I would like to give credit where credit is due. Videos are from YouTube and other sources such as NicoNico while Oricon rankings and other information are translated from the Japanese Wikipedia unless noted.

Monday, April 3, 2017

Shonen Knife -- Top of the World

Yup, I've had a blog on popular Japanese music for over 5 years but I had never brought in Shonen Knife(少年ナイフ). How dare you, J! OK, mea culpa here...however in all honesty, the most famous Japanese band that was not really all that famous in Japan wasn't all that high on my list when compared to folks like Seiko Matsuda(松田聖子)and Anzen Chitai(安全地帯).

Over the years I did hear about the original lineup of Naoko Yamano(山野直子), Michie Nakatani(中谷美智枝)and Atsuko Yamano(山野敦子)and their brand of grungy rock and pop since the band was getting accolades from all sorts of rock bands including Nirvana. But did the media in Japan ever cover the ladies? For the most part, nada. Then many years into my stay in Ichikawa, I saw a commercial on TV which featured a slo-mo video of a bullet going through and destroying an apple while a Shonen Knife tune was playing in the background.

And this was the song, a cover of the Carpenters' "Top of the World" which was a track for an alternative rock band tribute to the legendary 60s/70s American pop duo, "If I Were A Carpenter" in 1994. I was rather musing about this situation since Karen and Richard Carpenter seem to be so beloved in Japan that they probably would have gotten onto the fast track to Japanese citizenship that only some foreign-born sumo wrestlers ride if they had asked. The Carpenters are more popular there than they are in their native America. So to imagine Shonen Knife tackling one of the Carpenters' hits, perhaps the Yamanos and Nakatani may have been going fairly nuts at the possibilities.

The album "If I Were A Carpenter" managed to peak at No. 70 on US Billboard while in Japan, it got as high as No. 95 on Oricon. If anyone can recommend any of Shonen Knife's original songs to me, that would be great. I will let Wikipedia provide all the information about the band.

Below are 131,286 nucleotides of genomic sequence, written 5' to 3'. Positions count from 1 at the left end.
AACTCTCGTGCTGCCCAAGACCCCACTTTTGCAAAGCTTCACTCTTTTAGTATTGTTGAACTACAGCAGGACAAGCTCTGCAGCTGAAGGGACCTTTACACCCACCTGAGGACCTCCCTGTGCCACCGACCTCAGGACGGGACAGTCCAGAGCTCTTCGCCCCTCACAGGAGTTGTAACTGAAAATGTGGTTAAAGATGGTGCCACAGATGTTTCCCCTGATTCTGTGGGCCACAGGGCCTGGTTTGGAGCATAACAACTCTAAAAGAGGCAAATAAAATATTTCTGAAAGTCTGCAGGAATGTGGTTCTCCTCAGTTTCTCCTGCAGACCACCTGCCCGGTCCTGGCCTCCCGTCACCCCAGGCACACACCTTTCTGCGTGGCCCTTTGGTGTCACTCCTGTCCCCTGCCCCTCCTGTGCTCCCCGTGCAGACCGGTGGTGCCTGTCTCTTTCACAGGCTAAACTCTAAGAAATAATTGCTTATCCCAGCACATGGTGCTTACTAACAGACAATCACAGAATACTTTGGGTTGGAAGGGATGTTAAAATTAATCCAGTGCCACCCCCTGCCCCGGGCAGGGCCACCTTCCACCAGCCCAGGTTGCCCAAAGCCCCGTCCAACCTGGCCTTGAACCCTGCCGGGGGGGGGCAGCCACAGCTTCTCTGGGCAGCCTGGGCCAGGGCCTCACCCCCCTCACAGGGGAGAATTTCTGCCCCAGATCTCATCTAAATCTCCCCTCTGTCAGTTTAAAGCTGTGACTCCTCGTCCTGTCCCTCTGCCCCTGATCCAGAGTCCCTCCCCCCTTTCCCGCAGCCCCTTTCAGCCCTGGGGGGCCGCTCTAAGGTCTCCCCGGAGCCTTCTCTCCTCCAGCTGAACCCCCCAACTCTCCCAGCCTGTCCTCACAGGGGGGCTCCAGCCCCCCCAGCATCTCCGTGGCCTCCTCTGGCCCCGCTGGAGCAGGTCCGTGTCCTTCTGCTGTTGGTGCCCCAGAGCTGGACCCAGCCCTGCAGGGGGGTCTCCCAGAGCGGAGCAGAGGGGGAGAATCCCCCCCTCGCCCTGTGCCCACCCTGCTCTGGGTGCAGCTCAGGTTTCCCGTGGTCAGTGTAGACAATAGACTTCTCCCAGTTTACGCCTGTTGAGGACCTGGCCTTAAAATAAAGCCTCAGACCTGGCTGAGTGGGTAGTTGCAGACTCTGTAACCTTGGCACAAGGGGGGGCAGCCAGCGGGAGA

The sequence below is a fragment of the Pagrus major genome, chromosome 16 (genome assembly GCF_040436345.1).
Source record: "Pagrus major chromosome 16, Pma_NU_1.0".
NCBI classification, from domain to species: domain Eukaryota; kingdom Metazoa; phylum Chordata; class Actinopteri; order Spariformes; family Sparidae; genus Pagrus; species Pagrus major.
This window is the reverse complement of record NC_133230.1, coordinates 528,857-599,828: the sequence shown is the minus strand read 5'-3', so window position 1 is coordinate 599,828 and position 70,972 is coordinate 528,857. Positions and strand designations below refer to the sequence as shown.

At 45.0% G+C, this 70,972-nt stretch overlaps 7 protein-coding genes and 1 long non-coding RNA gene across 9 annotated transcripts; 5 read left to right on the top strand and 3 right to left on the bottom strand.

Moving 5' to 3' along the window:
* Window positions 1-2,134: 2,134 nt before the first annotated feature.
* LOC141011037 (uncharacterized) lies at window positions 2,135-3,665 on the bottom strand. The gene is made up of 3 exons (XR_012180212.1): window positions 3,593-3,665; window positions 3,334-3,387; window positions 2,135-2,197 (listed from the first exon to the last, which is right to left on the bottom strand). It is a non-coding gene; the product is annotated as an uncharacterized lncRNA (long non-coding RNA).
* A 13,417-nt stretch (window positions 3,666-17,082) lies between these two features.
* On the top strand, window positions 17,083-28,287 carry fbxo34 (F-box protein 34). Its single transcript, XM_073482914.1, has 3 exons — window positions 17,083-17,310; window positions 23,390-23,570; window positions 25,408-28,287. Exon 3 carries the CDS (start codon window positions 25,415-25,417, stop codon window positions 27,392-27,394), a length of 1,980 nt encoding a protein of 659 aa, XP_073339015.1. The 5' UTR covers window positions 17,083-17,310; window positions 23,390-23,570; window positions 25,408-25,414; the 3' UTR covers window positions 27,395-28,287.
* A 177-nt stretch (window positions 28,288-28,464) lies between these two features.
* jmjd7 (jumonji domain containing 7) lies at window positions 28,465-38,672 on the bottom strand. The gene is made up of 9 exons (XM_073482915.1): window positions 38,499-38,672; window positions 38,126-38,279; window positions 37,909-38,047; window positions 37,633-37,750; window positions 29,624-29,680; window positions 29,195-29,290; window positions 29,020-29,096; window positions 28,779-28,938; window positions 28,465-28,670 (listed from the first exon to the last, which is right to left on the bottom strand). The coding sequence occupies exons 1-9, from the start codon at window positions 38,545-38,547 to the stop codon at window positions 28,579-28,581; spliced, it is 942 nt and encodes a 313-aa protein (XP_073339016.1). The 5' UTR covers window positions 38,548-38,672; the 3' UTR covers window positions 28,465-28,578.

And for comparison's sake, here is the original version that was always popping up on the radio when I was growing up.


  1. I'd wondered why the SK hole in the blog but since I've got 10+ Shonen Knife CDs I never worried too much .... I'd much rather discover what I don't know ! After YMO in college SK was my next intro to Japanese pop music, closely followed by Blue Hearts and Sunnychar. Japanese do seem to do the powerpop "girl(s) with guitar(s)" genre very well - (my current listening fave is Polkadot Stingray). But why the Carpenters? I know Candies covered a bunch of their songs, but that was pretty much contemporary - any idea why they were so popular ? I found SK to be a combination of almost too cute but crossed with a roughness comprised of equal parts amateur and punk ( punkdoru ? ). As time went on (after say 2000), it seemed they became less identifiable as Japanese until they sang. Not a complaint, only an observation.

    1. Hello, T-cat.

      Ah, perhaps I should let you try writing some of the Shonen Knife articles then. :) I'm definitely no expert on the band but they definitely made some inroads beyond their borders. Perhaps the punkdoru tag is quite appropriate to them...maybe a cousin to Babymetal?

      As for the Carpenters' enduring popularity in Japan, the only pet theory I can come up with is...schmaltz. I've mentioned in past articles that the Japanese love for nostalgia, sentimentality and whimsy is far higher than in Canada and America, at least, and I think the Carpenters fit those labels. My visits to karaoke boxes with friends and students often involved at least one rendition of a Carpenters song.


Feel free to provide any comments (pro or con). Just be civil about it.